By: Alicia Thompson
I have to admit I was a rather unusual child. I grew up watching cooking shows, Martha Stewart and “I Love Lucy”. I dreamed of being the ideal 1950s housewife with an immaculate home. (I know, call me old-fashioned, but it seemed fun.) One day I imagined creating the details of the jobs for which Martha Stewart found the time. I imagined cooking gourmet dishes, homemade bread, fresh butter and still having time to sew, create, clean and garden. I dreamed one day of being, well, perfect.
When I finally got my big dream, I planned all the ways I would use my time as a housewife. I would have kept my house immaculate, cooking dinner every night and working on fun jobs in my spare time. Finally I would have had time to do all the fun projects I had dreamed of. I was about to make our home a home and I was thrilled!
But it didn’t go the way I planned. (And honestly, I understand it’s okay!)
About a year after I got married, I found out I had fibromyalgia. I had struggled with the fatigue and pain that prevented me from doing most of the things I planned. I found myself spending most days lying on my sofa watching TV and dreaming of all the projects I wanted to do.
In my really beautiful days, I would go beyond my limits and try to do all the things on my list. Again and again, I went too far and suffered too much to do something for weeks. I was so frustrated that, no matter how hard I tried, my body kept failing.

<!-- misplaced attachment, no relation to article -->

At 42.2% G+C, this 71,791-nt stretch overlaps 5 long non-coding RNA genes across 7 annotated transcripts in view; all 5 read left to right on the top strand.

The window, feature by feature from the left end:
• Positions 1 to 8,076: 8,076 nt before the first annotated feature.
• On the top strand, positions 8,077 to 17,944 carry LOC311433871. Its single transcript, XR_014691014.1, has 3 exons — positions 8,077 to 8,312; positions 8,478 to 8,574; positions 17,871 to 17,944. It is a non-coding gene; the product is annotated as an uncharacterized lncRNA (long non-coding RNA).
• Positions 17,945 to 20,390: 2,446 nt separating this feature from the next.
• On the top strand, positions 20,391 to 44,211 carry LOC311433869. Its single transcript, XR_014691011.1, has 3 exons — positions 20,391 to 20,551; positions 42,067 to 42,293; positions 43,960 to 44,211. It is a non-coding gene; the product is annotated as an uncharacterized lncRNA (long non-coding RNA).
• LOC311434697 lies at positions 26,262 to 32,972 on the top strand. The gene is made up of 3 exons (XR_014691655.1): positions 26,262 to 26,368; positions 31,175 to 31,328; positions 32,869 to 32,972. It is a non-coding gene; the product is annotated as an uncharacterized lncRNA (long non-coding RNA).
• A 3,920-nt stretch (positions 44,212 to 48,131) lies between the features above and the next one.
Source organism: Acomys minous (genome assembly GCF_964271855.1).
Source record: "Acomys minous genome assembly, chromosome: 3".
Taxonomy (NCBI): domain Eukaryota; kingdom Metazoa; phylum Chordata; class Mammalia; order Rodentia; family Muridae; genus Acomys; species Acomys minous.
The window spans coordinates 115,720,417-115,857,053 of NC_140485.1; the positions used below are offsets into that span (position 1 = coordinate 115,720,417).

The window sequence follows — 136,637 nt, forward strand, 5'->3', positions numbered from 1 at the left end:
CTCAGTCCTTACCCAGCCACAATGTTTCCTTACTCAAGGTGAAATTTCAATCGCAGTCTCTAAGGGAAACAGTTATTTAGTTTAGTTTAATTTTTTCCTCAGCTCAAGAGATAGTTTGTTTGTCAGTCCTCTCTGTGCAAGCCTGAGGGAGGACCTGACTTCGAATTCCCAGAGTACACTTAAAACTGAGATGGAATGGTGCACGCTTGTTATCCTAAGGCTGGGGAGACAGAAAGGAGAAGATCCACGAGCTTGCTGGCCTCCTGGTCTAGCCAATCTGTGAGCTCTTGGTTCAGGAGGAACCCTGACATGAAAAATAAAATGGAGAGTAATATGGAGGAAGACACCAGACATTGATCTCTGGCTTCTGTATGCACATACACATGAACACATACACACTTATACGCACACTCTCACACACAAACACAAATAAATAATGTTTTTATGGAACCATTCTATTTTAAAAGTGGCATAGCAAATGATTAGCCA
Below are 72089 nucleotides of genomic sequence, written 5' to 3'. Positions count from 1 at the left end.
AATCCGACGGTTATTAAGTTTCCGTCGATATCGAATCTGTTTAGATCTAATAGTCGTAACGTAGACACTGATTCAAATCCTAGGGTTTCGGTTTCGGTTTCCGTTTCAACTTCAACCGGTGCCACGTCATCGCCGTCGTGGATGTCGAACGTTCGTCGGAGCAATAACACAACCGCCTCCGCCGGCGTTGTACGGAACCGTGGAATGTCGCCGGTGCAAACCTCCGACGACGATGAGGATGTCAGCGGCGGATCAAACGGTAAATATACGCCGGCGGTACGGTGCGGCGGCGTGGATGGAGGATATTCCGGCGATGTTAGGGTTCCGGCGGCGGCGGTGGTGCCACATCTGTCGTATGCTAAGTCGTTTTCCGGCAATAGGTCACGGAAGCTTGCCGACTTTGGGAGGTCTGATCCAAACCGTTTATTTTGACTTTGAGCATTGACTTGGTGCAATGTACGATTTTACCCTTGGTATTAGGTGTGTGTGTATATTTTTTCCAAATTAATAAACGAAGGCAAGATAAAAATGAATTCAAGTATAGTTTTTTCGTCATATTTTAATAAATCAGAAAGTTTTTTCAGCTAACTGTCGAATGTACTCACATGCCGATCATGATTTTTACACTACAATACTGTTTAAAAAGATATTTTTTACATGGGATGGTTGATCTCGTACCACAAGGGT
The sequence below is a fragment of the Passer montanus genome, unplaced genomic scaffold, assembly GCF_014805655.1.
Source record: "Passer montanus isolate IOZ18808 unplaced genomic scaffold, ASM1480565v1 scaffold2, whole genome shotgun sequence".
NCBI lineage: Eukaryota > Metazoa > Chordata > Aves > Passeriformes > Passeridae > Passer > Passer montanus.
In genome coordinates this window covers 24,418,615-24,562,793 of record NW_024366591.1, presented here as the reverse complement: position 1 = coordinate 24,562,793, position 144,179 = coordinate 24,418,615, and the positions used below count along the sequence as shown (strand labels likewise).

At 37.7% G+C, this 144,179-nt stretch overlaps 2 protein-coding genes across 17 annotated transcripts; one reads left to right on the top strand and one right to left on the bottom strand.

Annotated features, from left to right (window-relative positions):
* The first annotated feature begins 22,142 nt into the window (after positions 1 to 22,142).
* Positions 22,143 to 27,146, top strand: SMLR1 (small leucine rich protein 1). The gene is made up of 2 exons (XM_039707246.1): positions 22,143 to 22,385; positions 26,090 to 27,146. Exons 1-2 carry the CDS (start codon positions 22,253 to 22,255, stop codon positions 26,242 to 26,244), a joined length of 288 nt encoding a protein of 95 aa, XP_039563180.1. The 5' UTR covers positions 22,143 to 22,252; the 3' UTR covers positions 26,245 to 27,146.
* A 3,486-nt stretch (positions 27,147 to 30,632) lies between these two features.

It is not easy to accept that my body does not have the strength and energy to keep up with my ideals. I spent months feeling guilty, lazy and useless. The frustration of disappointing me was probably the biggest obstacle I had to overcome.
Most often, those in the chronic disease community discuss the difficulties and frustrations of others’ responses to our disease. But we fight more than others’ expectations. Some days we have to fight ours.
RESOURCES OF THE NATIONAL ASSOCIATION OF FIBROMYALGIA
Get involved in fibromyalgia
Information about fibromyalgia
Living with fibromyalgia: what are the prospects?
Eventually I realized that I have to step back and understand what really matters. My husband assured me several times that I was too hard on myself, but I had a hard time understanding he was right. He doesn’t care if our home is immaculate; he doesn’t care if we have fast food some nights; he doesn’t care that some day all I do is get out of bed. My friends don’t come into my house and judge me because it’s not as clean as I think it should be. Most of the time, my friends and family don’t even notice the things I find my most frustrating flaws.
I honestly had to realize that I could free myself from the hook. I don’t have to be Martha Stewart. I don’t have to have everything in my life to be just perfect. Sometimes we just have to slow down and enjoy the beauty of life, even in chaos.
My life is not perfect. And I’m fine with that